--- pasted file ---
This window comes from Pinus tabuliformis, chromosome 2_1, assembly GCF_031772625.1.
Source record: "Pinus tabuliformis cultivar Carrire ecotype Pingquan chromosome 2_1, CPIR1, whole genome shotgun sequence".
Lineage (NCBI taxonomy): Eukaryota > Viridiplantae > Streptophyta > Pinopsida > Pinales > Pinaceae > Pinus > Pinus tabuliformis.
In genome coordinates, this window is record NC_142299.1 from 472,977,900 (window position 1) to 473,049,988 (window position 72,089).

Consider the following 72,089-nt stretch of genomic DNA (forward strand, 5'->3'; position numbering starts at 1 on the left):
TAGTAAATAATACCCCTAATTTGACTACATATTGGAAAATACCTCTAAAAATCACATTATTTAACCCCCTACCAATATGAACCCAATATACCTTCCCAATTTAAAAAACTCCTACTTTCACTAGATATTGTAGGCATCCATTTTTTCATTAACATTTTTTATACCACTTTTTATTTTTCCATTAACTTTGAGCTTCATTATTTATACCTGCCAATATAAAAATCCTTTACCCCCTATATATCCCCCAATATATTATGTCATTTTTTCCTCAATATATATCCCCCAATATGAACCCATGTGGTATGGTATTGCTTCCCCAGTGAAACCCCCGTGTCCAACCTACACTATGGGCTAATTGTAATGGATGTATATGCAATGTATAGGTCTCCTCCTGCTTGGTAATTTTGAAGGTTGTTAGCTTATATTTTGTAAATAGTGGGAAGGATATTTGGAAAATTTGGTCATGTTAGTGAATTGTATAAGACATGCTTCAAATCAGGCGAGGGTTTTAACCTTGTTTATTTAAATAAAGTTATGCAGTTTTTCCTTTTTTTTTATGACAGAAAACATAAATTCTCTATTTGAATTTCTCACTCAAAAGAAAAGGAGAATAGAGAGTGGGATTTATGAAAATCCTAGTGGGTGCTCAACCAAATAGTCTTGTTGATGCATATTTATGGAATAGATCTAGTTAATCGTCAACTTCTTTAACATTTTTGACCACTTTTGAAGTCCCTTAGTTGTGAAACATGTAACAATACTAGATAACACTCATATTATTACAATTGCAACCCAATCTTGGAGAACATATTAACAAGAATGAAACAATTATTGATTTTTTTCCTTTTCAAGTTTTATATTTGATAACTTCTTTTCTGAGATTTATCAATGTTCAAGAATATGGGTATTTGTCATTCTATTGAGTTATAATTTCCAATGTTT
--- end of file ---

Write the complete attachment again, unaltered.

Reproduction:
This window comes from Pinus tabuliformis, chromosome 2_1, assembly GCF_031772625.1.
Source record: "Pinus tabuliformis cultivar Carrire ecotype Pingquan chromosome 2_1, CPIR1, whole genome shotgun sequence".
Lineage (NCBI taxonomy): Eukaryota > Viridiplantae > Streptophyta > Pinopsida > Pinales > Pinaceae > Pinus > Pinus tabuliformis.
In genome coordinates, this window is record NC_142299.1 from 472,977,900 (window position 1) to 473,049,988 (window position 72,089).

Consider the following 72,089-nt stretch of genomic DNA (forward strand, 5'->3'; position numbering starts at 1 on the left):
TAGTAAATAATACCCCTAATTTGACTACATATTGGAAAATACCTCTAAAAATCACATTATTTAACCCCCTACCAATATGAACCCAATATACCTTCCCAATTTAAAAAACTCCTACTTTCACTAGATATTGTAGGCATCCATTTTTTCATTAACATTTTTTATACCACTTTTTATTTTTCCATTAACTTTGAGCTTCATTATTTATACCTGCCAATATAAAAATCCTTTACCCCCTATATATCCCCCAATATATTATGTCATTTTTTCCTCAATATATATCCCCCAATATGAACCCATGTGGTATGGTATTGCTTCCCCAGTGAAACCCCCGTGTCCAACCTACACTATGGGCTAATTGTAATGGATGTATATGCAATGTATAGGTCTCCTCCTGCTTGGTAATTTTGAAGGTTGTTAGCTTATATTTTGTAAATAGTGGGAAGGATATTTGGAAAATTTGGTCATGTTAGTGAATTGTATAAGACATGCTTCAAATCAGGCGAGGGTTTTAACCTTGTTTATTTAAATAAAGTTATGCAGTTTTTCCTTTTTTTTTATGACAGAAAACATAAATTCTCTATTTGAATTTCTCACTCAAAAGAAAAGGAGAATAGAGAGTGGGATTTATGAAAATCCTAGTGGGTGCTCAACCAAATAGTCTTGTTGATGCATATTTATGGAATAGATCTAGTTAATCGTCAACTTCTTTAACATTTTTGACCACTTTTGAAGTCCCTTAGTTGTGAAACATGTAACAATACTAGATAACACTCATATTATTACAATTGCAACCCAATCTTGGAGAACATATTAACAAGAATGAAACAATTATTGATTTTTTTCCTTTTCAAGTTTTATATTTGATAACTTCTTTTCTGAGATTTATCAATGTTCAAGAATATGGGTATTTGTCATTCTATTGAGTTATAATTTCCAATGTTT